I haven’t been able to get that presentation out of my head. What we do in El Salvador every day is some variation of picking up sand dollar and searching out the root causes for why they are there in the first place. And it’s my view that actually both are important. Strictly focusing on structural changes to the root causes while ignoring immediate needs, is not an option. That’s why it is so critical that we all work together across the spectrum – we need those specializing in immediate assistance to keep working so we don’t lose the ability to dedicate time to focus on the structural and vice versa.
What’s happening on the ground in El Salvador. The USG continues to support the plan of the three governments, which is the Alliance for Prosperity through the broader Central American Strategy.
Do I think the government of El Salvador is committed to the Plan? I do. But, there is a varying degree of commitment to different pillars of the plan.
So, let’s start with the positive, where we have the closest cooperation. That’s on the security front. The fact is there is over a 45% drop in homicides over the past two years. Extortion and other crimes have also dropped. According to the research, the number one reason Salvadorans illegally migrate to the United States is due to concerns related to security, that’s closely followed by the lack of economic opportunities. In Honduras and Guatemala, that order is the opposite. The number one reason is lack of economic opportunities followed by security. That’s an important distinction because if the goal is to move the needle on illegal migration, then efforts have to be directly tailored to the conditions in each country.
That’s what makes the national security council in El Salvador and Plan El Salvador Seguro so important. The national security council is led by the current government, but made up of all elements of society including the private sector, NGOs, and international community. Yes, it can be unwieldy, but it does provide the framework for engagement across sectors.
For those not familiar with Plan El Salvador Seguro – Safe El Salvador – it focuses on the 50 most complicated municipalities in the country. It began with phase 1 that included the first 10 and then expanded to 26, then to 50. The plan is quite extensive and was widely consulted across different sectors. Like any plan, it’s not perfect. But it does is give a good framework that can be continually improved. In the plan, about 70% is focused on prevention. Why is that important? That gets to a core concept that improved security does not equal mano dura.
I can tell you even at the highest levels of the current Salvadoran government there is an overwhelming recognition that prevention is the key and there is no way to simply arrest enough people to improve security. Prevention is everything from moving from part-time to full-time school days in the public schools; creating bonds in the community through restoring public spaces and parks; training police officers to interact and develop relationships in the community through their work in public schools and interaction with young people through programs like the Police Athletic League.
Human relationships based on trust.
The sand dollar immediate need is getting kids off the streets, fort part time to full time schools and other after school activities. The long term is focusing on the structure – building a better public education system and strengthening families.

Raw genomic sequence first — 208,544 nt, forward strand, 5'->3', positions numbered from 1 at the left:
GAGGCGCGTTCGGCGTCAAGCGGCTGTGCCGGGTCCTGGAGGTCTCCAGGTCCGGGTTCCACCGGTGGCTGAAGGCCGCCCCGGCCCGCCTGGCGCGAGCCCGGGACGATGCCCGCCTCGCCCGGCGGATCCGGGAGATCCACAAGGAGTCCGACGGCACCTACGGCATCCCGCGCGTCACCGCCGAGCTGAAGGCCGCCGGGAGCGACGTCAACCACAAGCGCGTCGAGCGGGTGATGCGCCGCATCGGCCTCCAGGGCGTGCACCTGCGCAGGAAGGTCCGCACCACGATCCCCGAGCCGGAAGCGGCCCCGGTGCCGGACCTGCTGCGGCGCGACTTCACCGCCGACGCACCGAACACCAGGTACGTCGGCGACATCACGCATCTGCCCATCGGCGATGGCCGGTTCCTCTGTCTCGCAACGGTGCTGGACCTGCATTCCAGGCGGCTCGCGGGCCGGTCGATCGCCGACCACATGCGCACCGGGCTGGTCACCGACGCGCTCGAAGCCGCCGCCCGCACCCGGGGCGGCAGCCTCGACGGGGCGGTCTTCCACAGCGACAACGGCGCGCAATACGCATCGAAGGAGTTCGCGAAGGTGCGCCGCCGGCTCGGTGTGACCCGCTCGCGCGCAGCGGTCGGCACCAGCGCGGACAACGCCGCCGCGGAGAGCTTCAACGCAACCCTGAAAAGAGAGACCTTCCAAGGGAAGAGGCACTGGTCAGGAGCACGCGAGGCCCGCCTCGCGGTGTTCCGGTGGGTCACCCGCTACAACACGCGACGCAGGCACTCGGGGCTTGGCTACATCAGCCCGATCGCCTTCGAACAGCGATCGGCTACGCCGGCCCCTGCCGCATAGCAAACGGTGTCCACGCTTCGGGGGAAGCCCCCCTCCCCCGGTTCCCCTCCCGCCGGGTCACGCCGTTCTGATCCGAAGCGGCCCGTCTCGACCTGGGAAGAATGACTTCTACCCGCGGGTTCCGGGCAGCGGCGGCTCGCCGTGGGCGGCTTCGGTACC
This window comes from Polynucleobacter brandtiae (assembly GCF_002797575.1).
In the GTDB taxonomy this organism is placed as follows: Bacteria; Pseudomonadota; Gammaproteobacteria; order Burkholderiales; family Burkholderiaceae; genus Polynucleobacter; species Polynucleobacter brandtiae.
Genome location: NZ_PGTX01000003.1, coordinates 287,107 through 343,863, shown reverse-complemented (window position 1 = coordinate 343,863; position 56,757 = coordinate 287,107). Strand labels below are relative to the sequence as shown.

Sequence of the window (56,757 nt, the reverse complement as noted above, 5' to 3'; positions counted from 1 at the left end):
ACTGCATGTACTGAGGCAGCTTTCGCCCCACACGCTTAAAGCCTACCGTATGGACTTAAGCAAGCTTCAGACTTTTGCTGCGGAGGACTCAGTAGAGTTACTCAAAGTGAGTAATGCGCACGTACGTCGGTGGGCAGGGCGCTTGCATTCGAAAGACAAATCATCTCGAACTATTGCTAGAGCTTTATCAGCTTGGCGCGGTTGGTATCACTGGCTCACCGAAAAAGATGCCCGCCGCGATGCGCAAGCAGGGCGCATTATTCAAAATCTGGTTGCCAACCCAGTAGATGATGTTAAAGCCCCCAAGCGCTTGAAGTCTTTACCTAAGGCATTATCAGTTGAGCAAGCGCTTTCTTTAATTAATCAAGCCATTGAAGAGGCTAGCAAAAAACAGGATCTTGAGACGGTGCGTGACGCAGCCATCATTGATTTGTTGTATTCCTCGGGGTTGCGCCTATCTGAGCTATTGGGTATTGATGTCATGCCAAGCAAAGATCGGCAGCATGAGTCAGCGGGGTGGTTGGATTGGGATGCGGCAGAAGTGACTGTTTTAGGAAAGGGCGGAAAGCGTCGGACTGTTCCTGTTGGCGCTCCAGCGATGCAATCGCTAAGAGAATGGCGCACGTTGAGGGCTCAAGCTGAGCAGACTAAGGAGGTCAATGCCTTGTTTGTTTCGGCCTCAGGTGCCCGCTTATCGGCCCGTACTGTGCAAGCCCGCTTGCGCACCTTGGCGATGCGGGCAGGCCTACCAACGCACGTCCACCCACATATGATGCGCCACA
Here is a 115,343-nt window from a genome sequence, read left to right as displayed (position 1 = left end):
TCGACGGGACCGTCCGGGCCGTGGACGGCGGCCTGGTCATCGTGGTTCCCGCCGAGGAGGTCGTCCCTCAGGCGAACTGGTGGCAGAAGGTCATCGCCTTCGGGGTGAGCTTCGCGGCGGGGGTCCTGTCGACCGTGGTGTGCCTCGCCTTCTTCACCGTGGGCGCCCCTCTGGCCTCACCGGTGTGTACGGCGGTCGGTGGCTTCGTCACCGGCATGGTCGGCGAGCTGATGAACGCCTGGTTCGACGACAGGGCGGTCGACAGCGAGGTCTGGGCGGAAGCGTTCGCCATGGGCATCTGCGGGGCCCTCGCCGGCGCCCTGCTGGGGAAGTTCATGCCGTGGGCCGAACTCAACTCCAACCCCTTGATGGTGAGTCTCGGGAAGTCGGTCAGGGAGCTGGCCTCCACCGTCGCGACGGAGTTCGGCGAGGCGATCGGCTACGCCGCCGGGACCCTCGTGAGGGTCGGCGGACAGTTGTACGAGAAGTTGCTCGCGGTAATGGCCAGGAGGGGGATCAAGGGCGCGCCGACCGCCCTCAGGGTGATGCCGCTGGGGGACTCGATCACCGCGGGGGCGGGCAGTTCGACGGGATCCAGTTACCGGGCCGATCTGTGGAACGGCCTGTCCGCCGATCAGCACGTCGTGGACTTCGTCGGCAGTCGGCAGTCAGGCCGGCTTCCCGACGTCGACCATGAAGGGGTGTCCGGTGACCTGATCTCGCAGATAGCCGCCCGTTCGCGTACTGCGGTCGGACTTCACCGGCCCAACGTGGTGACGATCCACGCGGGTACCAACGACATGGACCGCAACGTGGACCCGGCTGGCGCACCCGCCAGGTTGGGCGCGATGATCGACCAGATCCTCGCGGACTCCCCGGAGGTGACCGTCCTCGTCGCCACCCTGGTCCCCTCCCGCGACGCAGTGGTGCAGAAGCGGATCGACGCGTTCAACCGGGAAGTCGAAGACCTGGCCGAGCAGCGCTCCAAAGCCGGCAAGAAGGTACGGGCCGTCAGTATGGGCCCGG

Both are essential.
Three years ago we mapped out all US Government resources. Everything from the Millenium Challenge Corporation, locally known as FOMILENIO, to USAID, to International Narcotics and Law Enforcement, INL and we began to move all that money to align with Plan El salvador Seguro. Then, we went door to door with other NGOs, with others in the international community asking them to do the same.
Why? Because there is nothing more powerful than showing that a model can work; that change in possible.
How many expensive studies and plans have we all seen, that just ended up in a filing cabinet? And now, you don’t even have a hard copy in a filing cabinet, you just have an email that went to somebody. That somebody remembered there was a study 5 years ago, 10 years ago. We have invested thousands of hours and dollars studying these issues, but where is the follow-up? Where is that same dedication and rigorous accountability to implementation?
We shifted our USG assets to support the plan. Let’s go all in. Let’s layer the programming – education, after school programs, security. All in these 50 locations. And, let’s make sure we have the data so we can analyze what’s happening. Let’s figure out if the needle is in fact moving. USAID is funding the back-end data collection for Plan El Salvador Seguro. And, it’s way beyond the homicide rate. While that’s the metric that tends to like to use, gets the most attention, security is much more complex. You are actually trying to determine do people “feel more safe”. Do they feel more safe, because that’s the actual decision you are trying to change to impact the decision to migrate. And that is way beyond the homicide rate.
Feeling more safe be, can I leave my house? Can my child get to school without being threatened? Am I being extorted in my small business? Can I enjoy the central park in my hometown with my kids? Am I afraid using public transportation?
Having the data is one thing. Then you have to analyze the data. A few months ago, the government of El Salvador reviewed the current data with the national security council, including the international community. In that review, municipality by municipality, we began to look at where progress is being made and where it’s not. Clear improvement has been seen in a number of locations, including in Zacatecoluca. For those of you who have worked in El Salvador for years, if not decades, you will know this area was known as one of the most dangerous in the country. It was one of the first 10 areas of focus for Plan El Salvador Seguro.